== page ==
Some TV news channels have been boasting that it was the pressure of their respective campaigns that made Congress vice-president Rahul Gandhi recently ambush his own government. This could be true up to a point. Imagine what may have happened if Gandhi had not barged into the press conference of his party’s general secretary Ajay Maken in September. The country might then have been living today with an ordinance, whose purpose was to protect convicted MPs/MLAs from an adverse Supreme Court judgement which would bar them from continuing in office.
However, the real heroes in this story were neither activist journalists, nor new-generation leaders, not even the honourable Supreme Court judge who delivered the verdict.The credit must go to 85-year-old Supreme Court advocate Lily Thomas and the Lucknow-based NGO Lok Prahari—they each filed petitions in 2005 against a provision in the Representation of The People Act, 1951, that protected convicted law makers from immediate disqualification.
In July this year, the Supreme Court set aside the clause, throwing our political class into collective anxiety.
Perhaps not many are aware that an organization called Association for Democratic Reforms (ADR) collaborated with the original plaintiffs by intervening in the landmark litigation in 2012. It supplemented the petition by providing relevant information on criminally-tainted electoral candidates as well as parliamentarians.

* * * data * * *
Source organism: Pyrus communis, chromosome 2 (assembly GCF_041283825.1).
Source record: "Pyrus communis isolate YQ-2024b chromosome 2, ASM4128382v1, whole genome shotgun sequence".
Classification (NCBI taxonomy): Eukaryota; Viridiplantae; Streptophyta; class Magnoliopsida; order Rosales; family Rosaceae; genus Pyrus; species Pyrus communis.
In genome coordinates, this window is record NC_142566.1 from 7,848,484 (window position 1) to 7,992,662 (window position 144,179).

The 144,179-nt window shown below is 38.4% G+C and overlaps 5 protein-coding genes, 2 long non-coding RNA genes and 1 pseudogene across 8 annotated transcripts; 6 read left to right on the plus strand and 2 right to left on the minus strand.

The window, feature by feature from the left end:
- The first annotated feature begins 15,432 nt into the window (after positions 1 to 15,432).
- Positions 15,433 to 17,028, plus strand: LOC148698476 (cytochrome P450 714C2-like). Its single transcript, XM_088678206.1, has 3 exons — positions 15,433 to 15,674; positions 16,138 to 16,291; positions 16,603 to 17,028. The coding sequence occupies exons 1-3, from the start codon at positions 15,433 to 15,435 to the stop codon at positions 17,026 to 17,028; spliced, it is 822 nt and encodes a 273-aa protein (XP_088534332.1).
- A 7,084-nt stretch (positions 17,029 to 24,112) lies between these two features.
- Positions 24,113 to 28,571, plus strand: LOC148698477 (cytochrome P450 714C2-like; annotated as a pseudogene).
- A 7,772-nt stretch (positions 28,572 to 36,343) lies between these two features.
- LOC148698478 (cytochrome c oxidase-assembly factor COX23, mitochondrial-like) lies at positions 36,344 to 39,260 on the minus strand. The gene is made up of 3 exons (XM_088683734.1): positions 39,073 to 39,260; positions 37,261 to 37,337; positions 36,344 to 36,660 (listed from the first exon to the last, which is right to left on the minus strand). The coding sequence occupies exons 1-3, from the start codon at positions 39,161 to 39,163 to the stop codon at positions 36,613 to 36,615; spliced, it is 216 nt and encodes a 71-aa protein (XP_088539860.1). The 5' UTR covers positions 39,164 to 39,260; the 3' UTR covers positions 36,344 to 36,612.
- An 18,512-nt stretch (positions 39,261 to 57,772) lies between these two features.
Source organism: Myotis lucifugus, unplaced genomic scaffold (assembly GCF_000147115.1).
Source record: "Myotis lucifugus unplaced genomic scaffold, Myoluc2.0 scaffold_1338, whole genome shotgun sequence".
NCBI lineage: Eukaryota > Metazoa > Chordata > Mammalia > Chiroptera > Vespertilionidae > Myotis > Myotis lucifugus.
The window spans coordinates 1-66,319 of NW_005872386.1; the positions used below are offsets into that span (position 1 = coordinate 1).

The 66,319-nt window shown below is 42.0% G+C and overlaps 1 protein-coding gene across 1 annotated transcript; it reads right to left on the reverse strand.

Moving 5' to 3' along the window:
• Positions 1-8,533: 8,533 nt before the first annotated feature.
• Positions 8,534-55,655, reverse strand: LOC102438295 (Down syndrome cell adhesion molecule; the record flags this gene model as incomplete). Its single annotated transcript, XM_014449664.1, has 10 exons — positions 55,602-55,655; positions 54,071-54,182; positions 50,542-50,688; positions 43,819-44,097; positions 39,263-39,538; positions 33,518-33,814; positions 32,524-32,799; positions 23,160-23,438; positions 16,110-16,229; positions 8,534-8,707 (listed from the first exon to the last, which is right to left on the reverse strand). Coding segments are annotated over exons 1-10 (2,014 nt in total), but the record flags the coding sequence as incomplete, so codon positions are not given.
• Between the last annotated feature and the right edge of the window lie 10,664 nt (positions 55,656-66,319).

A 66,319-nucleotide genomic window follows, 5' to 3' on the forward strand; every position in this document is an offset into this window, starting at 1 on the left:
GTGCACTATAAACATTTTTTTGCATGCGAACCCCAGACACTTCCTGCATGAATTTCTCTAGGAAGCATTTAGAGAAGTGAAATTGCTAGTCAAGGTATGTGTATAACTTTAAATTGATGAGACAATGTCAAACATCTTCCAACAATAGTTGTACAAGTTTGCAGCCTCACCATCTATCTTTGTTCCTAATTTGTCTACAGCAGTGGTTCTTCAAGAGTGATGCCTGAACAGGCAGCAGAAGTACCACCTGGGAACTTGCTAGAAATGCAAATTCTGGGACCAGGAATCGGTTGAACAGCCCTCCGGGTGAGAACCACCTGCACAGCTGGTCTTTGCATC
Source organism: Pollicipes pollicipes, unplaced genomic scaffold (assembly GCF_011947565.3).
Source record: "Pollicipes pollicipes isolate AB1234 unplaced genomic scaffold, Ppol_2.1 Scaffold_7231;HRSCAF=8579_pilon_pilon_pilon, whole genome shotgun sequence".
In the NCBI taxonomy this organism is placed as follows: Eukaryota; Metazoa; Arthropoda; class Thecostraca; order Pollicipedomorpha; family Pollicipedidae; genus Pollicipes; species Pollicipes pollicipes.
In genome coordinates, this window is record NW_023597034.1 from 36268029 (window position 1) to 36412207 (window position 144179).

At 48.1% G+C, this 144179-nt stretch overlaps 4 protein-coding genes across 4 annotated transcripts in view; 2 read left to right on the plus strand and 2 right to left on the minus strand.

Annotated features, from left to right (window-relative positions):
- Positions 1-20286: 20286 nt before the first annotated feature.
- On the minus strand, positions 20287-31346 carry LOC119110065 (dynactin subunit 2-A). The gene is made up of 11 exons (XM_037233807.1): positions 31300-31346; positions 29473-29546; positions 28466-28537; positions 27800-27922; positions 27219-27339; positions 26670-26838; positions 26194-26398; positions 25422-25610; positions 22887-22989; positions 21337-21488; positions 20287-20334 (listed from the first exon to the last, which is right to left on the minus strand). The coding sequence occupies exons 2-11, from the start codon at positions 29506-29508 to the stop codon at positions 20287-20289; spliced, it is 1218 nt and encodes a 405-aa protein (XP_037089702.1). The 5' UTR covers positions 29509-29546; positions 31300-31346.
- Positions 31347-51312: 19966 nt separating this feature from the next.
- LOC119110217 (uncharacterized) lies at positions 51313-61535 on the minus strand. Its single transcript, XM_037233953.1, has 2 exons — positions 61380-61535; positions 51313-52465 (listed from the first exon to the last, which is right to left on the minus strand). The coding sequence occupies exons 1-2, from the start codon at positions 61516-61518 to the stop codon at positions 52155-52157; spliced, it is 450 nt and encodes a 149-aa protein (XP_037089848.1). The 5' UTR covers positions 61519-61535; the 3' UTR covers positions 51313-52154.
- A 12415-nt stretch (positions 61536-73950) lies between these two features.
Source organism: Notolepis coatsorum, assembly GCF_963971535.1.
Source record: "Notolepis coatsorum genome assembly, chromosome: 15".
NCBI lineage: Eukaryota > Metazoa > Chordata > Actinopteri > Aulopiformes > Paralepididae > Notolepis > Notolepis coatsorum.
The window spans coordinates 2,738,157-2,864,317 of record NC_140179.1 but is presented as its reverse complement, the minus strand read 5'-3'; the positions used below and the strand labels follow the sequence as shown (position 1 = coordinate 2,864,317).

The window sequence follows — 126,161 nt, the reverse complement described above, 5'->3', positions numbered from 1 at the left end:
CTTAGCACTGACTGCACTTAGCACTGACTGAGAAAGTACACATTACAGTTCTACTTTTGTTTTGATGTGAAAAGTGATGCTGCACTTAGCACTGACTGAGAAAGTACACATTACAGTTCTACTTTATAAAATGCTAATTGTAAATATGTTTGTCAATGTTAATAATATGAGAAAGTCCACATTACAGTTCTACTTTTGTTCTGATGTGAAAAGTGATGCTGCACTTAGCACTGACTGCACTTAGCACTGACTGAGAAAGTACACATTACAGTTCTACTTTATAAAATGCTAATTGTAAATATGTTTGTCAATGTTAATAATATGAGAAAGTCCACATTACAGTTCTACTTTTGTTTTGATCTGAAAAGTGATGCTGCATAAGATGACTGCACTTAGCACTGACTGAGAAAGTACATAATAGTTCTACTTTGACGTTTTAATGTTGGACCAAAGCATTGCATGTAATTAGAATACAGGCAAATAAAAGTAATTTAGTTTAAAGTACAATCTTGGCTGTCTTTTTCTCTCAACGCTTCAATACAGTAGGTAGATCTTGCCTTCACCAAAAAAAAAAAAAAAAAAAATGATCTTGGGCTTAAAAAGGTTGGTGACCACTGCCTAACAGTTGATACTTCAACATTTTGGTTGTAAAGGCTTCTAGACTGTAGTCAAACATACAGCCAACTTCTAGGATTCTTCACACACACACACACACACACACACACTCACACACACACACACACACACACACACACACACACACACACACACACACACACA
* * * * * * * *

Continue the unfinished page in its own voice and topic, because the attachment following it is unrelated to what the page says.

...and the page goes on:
Now, don’t get mistaken by such a footnote mention—what makes the Delhi-based ADR unique is that since its inception in 1999 it has participated in almost every significant effort brought about in cleansing our electoral democracy.
“The ADR has played an absolutely critical role in starting, and taking forward, the debate on the criminalization of Indian politics,” says Bangalore-based historian and political commentator Ramachandra Guha. “I admire it as much for its methods as for its aims—for it is focused, low-key, with a long-term vision, run as a collective rather than by a dominant and charismatic personality; in all these respects, so different from most NGOs and social movements in India.”
The fourth-floor office of the ADR in south Delhi’s tree-lined Qutub Institutional Area does not feel charged with the sort of energy and angst that might pull down a rotten system. What you see is dozens of young people glued to their computer screens. Not one of them sports a radical hair cut or wears a crumpled Khadi kurta—stereotypical attributes of a standard issue activist/revolutionary.